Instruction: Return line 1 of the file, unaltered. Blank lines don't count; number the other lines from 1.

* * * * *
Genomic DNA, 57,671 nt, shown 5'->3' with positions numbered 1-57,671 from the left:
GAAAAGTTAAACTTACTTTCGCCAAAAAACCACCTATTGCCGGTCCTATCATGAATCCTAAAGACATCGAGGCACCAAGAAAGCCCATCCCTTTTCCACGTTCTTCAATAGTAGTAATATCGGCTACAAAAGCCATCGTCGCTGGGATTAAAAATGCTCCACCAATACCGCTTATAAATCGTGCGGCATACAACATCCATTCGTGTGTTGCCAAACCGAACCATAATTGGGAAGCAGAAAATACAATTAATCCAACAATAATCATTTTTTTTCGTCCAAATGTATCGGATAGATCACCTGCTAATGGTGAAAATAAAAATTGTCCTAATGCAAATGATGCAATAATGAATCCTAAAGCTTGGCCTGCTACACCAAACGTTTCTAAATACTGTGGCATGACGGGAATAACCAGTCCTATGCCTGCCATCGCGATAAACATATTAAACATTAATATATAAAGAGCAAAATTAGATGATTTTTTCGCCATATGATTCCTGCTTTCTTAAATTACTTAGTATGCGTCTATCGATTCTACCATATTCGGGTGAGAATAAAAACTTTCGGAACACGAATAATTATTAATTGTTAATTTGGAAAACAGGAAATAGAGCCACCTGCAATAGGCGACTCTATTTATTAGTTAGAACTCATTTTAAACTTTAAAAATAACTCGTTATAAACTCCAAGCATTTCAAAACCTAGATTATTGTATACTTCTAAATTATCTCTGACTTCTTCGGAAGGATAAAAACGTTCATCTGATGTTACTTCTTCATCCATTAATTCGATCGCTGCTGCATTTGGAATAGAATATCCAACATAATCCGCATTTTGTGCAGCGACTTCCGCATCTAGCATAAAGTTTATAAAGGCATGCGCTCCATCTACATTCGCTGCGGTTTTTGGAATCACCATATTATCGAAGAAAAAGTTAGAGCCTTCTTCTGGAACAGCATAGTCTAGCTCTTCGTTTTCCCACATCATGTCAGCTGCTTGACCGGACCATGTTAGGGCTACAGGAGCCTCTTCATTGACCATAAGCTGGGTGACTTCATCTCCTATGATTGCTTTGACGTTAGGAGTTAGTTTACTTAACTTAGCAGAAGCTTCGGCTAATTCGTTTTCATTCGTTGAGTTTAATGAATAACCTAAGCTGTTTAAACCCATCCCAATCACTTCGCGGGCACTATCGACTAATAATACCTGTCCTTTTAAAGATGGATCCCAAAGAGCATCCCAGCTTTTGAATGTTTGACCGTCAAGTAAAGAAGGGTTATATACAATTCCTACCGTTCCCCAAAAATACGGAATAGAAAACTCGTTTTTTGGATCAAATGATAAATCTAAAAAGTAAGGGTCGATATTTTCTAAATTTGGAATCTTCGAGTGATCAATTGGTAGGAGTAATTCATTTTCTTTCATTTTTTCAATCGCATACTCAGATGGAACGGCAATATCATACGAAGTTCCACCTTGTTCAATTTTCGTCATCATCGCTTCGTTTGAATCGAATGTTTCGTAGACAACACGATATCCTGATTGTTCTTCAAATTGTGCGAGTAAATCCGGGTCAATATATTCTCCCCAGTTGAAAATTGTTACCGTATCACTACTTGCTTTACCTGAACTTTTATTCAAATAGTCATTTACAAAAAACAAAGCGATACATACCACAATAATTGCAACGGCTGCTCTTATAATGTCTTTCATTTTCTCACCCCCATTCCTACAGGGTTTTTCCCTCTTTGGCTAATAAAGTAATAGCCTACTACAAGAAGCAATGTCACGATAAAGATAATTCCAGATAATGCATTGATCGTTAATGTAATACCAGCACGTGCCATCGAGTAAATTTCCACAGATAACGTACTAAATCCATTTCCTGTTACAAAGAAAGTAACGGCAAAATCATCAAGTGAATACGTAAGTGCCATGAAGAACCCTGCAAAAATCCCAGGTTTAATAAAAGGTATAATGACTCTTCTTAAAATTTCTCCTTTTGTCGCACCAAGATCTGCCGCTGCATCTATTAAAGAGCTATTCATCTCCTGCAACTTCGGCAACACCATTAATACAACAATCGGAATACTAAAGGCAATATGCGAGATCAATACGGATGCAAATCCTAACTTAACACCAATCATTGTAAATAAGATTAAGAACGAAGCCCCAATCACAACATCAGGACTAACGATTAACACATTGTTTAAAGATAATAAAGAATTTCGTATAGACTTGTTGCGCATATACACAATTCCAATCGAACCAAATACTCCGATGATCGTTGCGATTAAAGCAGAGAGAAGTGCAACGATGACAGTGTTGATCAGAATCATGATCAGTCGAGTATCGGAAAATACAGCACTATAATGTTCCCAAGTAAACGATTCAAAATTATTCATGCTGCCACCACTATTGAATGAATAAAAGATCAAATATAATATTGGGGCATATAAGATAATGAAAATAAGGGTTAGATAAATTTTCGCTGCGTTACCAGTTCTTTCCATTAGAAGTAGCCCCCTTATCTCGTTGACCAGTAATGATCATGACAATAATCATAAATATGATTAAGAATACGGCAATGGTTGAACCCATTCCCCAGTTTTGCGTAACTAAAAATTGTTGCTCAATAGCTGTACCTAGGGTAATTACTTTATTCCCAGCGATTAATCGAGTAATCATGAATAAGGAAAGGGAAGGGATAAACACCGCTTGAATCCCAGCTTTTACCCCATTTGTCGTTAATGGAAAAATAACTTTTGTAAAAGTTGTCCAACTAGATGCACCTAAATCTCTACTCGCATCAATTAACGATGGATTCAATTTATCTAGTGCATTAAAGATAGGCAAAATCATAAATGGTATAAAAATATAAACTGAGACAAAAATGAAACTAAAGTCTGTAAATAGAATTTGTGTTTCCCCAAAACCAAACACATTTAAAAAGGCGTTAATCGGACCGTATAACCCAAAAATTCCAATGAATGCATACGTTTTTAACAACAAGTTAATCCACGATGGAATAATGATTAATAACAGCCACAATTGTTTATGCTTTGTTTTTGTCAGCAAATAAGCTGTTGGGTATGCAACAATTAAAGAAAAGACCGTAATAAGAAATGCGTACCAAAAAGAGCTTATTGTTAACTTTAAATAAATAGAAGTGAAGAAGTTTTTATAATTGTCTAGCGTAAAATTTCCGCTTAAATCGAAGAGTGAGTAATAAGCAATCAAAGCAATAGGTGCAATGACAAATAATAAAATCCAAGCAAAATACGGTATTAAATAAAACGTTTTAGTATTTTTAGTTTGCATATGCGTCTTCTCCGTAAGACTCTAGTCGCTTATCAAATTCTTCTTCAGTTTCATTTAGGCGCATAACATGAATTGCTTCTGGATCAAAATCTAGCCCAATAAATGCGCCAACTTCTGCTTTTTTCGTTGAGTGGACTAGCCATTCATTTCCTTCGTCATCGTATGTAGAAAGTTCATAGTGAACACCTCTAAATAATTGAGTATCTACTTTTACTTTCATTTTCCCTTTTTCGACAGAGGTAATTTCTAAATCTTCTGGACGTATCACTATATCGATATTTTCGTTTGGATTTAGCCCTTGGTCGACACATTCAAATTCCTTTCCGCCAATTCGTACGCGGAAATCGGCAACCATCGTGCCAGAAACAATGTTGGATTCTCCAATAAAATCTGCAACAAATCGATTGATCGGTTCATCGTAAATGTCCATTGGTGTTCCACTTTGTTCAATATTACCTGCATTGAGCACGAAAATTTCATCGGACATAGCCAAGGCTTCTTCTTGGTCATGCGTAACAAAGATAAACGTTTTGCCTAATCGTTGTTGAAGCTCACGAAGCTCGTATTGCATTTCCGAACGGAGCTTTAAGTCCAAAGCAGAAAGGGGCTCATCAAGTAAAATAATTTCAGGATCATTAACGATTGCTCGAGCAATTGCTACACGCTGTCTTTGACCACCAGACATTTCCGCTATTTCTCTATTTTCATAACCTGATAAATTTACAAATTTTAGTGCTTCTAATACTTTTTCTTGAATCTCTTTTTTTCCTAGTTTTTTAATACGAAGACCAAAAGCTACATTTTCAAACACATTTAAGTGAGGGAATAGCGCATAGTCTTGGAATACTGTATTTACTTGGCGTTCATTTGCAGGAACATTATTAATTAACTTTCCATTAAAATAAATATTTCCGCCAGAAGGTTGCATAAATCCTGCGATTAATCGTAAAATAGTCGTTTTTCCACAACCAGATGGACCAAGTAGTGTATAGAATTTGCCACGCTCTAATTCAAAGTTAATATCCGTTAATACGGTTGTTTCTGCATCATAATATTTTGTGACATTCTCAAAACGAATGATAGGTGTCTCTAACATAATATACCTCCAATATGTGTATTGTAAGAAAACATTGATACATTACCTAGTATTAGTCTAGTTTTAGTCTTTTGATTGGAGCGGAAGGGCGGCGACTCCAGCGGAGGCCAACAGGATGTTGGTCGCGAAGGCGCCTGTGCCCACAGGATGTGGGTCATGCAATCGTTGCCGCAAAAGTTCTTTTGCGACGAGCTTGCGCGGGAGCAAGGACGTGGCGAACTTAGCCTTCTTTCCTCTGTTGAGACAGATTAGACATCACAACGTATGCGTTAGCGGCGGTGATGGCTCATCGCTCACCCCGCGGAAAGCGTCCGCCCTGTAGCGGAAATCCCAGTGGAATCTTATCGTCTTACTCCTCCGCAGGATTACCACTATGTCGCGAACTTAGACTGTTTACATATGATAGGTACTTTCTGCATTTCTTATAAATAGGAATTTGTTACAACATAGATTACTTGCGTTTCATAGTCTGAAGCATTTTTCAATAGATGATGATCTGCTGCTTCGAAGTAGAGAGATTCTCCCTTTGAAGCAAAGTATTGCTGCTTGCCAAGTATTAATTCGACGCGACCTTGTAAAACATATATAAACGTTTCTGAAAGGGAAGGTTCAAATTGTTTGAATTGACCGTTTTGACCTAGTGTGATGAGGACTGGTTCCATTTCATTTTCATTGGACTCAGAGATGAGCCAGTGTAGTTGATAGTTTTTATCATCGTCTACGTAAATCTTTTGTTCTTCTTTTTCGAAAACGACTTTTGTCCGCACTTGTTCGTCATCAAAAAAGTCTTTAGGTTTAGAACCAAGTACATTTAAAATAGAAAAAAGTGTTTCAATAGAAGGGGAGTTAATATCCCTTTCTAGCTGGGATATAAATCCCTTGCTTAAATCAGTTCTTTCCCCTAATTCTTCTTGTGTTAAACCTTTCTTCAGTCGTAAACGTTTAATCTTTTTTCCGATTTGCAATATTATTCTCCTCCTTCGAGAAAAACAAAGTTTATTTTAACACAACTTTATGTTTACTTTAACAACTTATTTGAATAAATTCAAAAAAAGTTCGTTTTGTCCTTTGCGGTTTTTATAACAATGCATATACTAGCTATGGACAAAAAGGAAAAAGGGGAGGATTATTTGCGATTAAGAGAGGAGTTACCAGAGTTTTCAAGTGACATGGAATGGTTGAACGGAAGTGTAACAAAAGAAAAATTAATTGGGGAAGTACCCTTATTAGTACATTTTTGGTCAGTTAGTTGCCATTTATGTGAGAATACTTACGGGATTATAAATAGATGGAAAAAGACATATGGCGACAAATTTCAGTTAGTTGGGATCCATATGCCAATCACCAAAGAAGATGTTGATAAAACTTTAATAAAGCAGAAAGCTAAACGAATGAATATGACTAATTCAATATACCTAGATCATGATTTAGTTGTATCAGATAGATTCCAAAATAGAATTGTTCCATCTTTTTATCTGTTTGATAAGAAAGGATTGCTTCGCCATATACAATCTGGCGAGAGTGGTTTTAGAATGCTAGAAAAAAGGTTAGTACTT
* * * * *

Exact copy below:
Genomic DNA, 57,671 nt, shown 5'->3' with positions numbered 1-57,671 from the left: